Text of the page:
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The recent tax reform bill has introduced significant changes, potentially impacting individuals. Whether these changes result in a boost in your paycheck or an increased tax liability depends on various personal factors. To adapt to the new law, consider these steps:

Step One: Run a tax projection

Calculate how the new legislation will impact your taxes by using online tax projection calculators. These tools help estimate your 2018 tax return, considering the significant changes introduced in the law. For a more detailed assessment, consult your accountant for a pro-forma tax projection.

Step Two: Update your tax withholding

As new forms and guidelines take time to emerge, keep your withholding allowances unchanged for now. Once updated guidelines are available, consider adjusting your withholding allowances accordingly to reflect changes in tax rates.

Step Three: Losing employer-subsidized commuter benefits? Increase your contribution to your commuter account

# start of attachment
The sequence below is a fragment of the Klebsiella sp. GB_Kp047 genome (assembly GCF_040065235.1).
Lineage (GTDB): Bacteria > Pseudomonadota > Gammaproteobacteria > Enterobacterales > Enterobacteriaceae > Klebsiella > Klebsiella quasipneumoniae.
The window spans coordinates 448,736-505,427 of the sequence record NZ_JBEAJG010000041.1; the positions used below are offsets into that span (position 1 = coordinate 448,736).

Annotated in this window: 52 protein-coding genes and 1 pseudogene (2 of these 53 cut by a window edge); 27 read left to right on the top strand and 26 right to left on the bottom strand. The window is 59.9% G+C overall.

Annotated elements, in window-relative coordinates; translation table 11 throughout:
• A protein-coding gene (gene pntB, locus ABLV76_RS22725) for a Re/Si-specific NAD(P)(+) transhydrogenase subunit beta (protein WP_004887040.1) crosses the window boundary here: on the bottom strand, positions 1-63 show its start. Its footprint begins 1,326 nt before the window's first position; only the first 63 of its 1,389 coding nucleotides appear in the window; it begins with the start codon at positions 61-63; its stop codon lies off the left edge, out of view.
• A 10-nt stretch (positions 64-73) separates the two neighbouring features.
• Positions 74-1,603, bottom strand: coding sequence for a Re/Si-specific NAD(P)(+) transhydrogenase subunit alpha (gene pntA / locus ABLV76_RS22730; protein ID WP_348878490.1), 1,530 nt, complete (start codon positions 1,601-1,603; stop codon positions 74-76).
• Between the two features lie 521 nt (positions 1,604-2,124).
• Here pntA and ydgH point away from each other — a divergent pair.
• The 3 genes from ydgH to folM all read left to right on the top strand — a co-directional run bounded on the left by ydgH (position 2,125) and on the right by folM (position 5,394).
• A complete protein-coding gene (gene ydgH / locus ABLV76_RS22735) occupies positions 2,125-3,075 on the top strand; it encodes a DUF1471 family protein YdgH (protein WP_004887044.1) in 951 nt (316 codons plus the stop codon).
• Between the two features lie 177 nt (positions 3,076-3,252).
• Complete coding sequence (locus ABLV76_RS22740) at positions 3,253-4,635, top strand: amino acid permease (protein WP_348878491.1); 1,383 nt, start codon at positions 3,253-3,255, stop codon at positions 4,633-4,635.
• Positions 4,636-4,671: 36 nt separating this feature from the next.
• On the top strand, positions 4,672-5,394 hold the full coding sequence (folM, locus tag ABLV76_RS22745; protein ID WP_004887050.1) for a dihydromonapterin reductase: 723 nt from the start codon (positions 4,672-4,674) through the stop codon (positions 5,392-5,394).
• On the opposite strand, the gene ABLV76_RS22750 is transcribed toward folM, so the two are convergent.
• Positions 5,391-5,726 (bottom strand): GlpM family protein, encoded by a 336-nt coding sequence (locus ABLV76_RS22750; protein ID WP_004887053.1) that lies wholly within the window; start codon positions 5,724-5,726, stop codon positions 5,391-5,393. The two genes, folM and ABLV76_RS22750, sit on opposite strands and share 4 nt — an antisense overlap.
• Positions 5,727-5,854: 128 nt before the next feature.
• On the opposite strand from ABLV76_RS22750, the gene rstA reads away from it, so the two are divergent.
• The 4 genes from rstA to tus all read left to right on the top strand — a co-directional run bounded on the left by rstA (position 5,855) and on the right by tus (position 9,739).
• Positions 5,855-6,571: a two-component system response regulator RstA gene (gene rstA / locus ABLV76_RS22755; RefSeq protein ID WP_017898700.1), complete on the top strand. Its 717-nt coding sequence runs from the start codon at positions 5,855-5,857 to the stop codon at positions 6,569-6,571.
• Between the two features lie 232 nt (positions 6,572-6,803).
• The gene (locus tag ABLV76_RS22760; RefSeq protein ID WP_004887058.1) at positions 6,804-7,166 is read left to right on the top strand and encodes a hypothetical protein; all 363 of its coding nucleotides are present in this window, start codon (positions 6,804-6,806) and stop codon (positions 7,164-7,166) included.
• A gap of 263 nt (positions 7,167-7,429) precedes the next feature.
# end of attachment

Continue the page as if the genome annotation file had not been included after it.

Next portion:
With the elimination of tax incentives for employer-subsidized commuting expenses, if you’ve been benefitting from this, increase your contributions to your commuter account to maintain pre-tax contributions (maximum $255/month).

Step Four: Consider the impact on buying or selling a home

Review the impact on mortgage interest deductions concerning primary and secondary homes, particularly noting the change in the deduction limit to $750,000 for primary residences bought after December 15, 2017.

Step Five: Review the Roth/pre-tax decision

Evaluate whether contributing to a Roth 401(k) or IRA is more beneficial based on your income tax rate and the new deduction cap for state and local taxes (SALT) of $10,000. Use online calculators to compare options once new rates are integrated.

Step Six: Rethink home equity loans

The suspension of interest deductions on home equity loans unless used for substantial home improvements makes such loans less tax-efficient. Reconsider taking out home equity loans and prioritize paying off existing ones.

Step Seven: Rescue your 401(k) loan if you leave your job

Previously, unpaid 401(k) loan balances became taxable and incurred a 10% penalty when leaving a job. Under the new law, there’s a window until the April filing deadline to contribute the unpaid balance to an IRA to avoid taxes and penalties.

For further insights into individual tax implications from the bill, especially if your income situation is complex, consult a professional tax advisor.

Source: Cynthia Meyer

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